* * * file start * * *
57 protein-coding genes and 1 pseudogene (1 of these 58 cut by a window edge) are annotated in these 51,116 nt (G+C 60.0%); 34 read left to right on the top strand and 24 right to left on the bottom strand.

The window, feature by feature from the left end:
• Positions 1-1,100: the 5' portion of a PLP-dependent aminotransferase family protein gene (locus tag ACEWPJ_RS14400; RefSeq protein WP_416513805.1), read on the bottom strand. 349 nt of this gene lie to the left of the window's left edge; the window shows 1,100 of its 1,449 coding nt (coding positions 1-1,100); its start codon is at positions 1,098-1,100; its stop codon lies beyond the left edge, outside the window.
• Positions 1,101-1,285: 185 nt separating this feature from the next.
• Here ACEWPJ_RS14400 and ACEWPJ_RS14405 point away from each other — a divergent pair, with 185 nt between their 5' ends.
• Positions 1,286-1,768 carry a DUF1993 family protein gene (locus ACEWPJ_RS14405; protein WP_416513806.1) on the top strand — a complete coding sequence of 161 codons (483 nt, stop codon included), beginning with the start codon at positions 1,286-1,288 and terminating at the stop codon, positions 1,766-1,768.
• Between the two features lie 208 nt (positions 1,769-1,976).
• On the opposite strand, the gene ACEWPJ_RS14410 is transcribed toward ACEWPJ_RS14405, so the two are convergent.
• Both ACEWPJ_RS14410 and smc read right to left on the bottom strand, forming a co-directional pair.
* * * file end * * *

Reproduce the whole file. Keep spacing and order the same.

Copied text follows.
57 protein-coding genes and 1 pseudogene (1 of these 58 cut by a window edge) are annotated in these 51,116 nt (G+C 60.0%); 34 read left to right on the top strand and 24 right to left on the bottom strand.

The window, feature by feature from the left end:
• Positions 1-1,100: the 5' portion of a PLP-dependent aminotransferase family protein gene (locus tag ACEWPJ_RS14400; RefSeq protein WP_416513805.1), read on the bottom strand. 349 nt of this gene lie to the left of the window's left edge; the window shows 1,100 of its 1,449 coding nt (coding positions 1-1,100); its start codon is at positions 1,098-1,100; its stop codon lies beyond the left edge, outside the window.
• Positions 1,101-1,285: 185 nt separating this feature from the next.
• Here ACEWPJ_RS14400 and ACEWPJ_RS14405 point away from each other — a divergent pair, with 185 nt between their 5' ends.
• Positions 1,286-1,768 carry a DUF1993 family protein gene (locus ACEWPJ_RS14405; protein WP_416513806.1) on the top strand — a complete coding sequence of 161 codons (483 nt, stop codon included), beginning with the start codon at positions 1,286-1,288 and terminating at the stop codon, positions 1,766-1,768.
• Between the two features lie 208 nt (positions 1,769-1,976).
• On the opposite strand, the gene ACEWPJ_RS14410 is transcribed toward ACEWPJ_RS14405, so the two are convergent.
• Both ACEWPJ_RS14410 and smc read right to left on the bottom strand, forming a co-directional pair.